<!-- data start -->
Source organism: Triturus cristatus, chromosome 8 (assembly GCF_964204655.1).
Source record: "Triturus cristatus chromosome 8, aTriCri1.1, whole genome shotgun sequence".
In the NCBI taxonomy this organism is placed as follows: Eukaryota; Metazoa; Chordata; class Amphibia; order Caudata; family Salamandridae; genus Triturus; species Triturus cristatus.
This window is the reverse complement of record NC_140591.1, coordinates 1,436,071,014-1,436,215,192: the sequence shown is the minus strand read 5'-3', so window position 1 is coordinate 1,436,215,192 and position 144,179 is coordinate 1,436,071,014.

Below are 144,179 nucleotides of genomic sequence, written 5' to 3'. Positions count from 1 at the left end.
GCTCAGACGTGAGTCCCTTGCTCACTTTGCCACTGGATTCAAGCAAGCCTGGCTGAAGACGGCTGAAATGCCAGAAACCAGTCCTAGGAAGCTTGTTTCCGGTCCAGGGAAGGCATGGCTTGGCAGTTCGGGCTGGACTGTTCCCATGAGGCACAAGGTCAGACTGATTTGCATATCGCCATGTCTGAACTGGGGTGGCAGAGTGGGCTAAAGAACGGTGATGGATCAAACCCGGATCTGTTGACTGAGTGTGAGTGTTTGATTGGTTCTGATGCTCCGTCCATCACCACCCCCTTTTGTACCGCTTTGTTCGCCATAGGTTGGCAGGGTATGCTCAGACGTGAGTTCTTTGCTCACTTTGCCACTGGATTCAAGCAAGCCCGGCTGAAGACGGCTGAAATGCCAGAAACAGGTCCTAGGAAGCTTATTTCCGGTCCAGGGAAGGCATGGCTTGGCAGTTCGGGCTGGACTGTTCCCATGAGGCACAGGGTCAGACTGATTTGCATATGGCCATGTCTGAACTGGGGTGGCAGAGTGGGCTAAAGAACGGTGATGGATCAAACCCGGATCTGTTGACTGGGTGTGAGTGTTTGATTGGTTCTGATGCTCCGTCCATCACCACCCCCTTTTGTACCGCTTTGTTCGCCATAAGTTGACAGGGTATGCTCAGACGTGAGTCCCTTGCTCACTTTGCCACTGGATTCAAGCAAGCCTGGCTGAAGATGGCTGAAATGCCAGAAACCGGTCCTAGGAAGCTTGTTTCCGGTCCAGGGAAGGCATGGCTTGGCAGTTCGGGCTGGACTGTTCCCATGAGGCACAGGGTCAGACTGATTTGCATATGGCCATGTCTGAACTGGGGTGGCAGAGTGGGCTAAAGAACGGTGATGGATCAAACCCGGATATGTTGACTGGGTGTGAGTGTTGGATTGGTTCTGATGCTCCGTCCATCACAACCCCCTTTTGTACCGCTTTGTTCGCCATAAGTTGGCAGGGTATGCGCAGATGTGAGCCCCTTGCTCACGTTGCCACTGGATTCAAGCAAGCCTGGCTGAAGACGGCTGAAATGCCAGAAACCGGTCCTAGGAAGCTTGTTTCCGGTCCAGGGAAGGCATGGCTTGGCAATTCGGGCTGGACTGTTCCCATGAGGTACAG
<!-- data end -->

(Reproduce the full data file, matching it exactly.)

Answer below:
Source organism: Triturus cristatus, chromosome 8 (assembly GCF_964204655.1).
Source record: "Triturus cristatus chromosome 8, aTriCri1.1, whole genome shotgun sequence".
In the NCBI taxonomy this organism is placed as follows: Eukaryota; Metazoa; Chordata; class Amphibia; order Caudata; family Salamandridae; genus Triturus; species Triturus cristatus.
This window is the reverse complement of record NC_140591.1, coordinates 1,436,071,014-1,436,215,192: the sequence shown is the minus strand read 5'-3', so window position 1 is coordinate 1,436,215,192 and position 144,179 is coordinate 1,436,071,014.

Below are 144,179 nucleotides of genomic sequence, written 5' to 3'. Positions count from 1 at the left end.
GCTCAGACGTGAGTCCCTTGCTCACTTTGCCACTGGATTCAAGCAAGCCTGGCTGAAGACGGCTGAAATGCCAGAAACCAGTCCTAGGAAGCTTGTTTCCGGTCCAGGGAAGGCATGGCTTGGCAGTTCGGGCTGGACTGTTCCCATGAGGCACAAGGTCAGACTGATTTGCATATCGCCATGTCTGAACTGGGGTGGCAGAGTGGGCTAAAGAACGGTGATGGATCAAACCCGGATCTGTTGACTGAGTGTGAGTGTTTGATTGGTTCTGATGCTCCGTCCATCACCACCCCCTTTTGTACCGCTTTGTTCGCCATAGGTTGGCAGGGTATGCTCAGACGTGAGTTCTTTGCTCACTTTGCCACTGGATTCAAGCAAGCCCGGCTGAAGACGGCTGAAATGCCAGAAACAGGTCCTAGGAAGCTTATTTCCGGTCCAGGGAAGGCATGGCTTGGCAGTTCGGGCTGGACTGTTCCCATGAGGCACAGGGTCAGACTGATTTGCATATGGCCATGTCTGAACTGGGGTGGCAGAGTGGGCTAAAGAACGGTGATGGATCAAACCCGGATCTGTTGACTGGGTGTGAGTGTTTGATTGGTTCTGATGCTCCGTCCATCACCACCCCCTTTTGTACCGCTTTGTTCGCCATAAGTTGACAGGGTATGCTCAGACGTGAGTCCCTTGCTCACTTTGCCACTGGATTCAAGCAAGCCTGGCTGAAGATGGCTGAAATGCCAGAAACCGGTCCTAGGAAGCTTGTTTCCGGTCCAGGGAAGGCATGGCTTGGCAGTTCGGGCTGGACTGTTCCCATGAGGCACAGGGTCAGACTGATTTGCATATGGCCATGTCTGAACTGGGGTGGCAGAGTGGGCTAAAGAACGGTGATGGATCAAACCCGGATATGTTGACTGGGTGTGAGTGTTGGATTGGTTCTGATGCTCCGTCCATCACAACCCCCTTTTGTACCGCTTTGTTCGCCATAAGTTGGCAGGGTATGCGCAGATGTGAGCCCCTTGCTCACGTTGCCACTGGATTCAAGCAAGCCTGGCTGAAGACGGCTGAAATGCCAGAAACCGGTCCTAGGAAGCTTGTTTCCGGTCCAGGGAAGGCATGGCTTGGCAATTCGGGCTGGACTGTTCCCATGAGGTACAG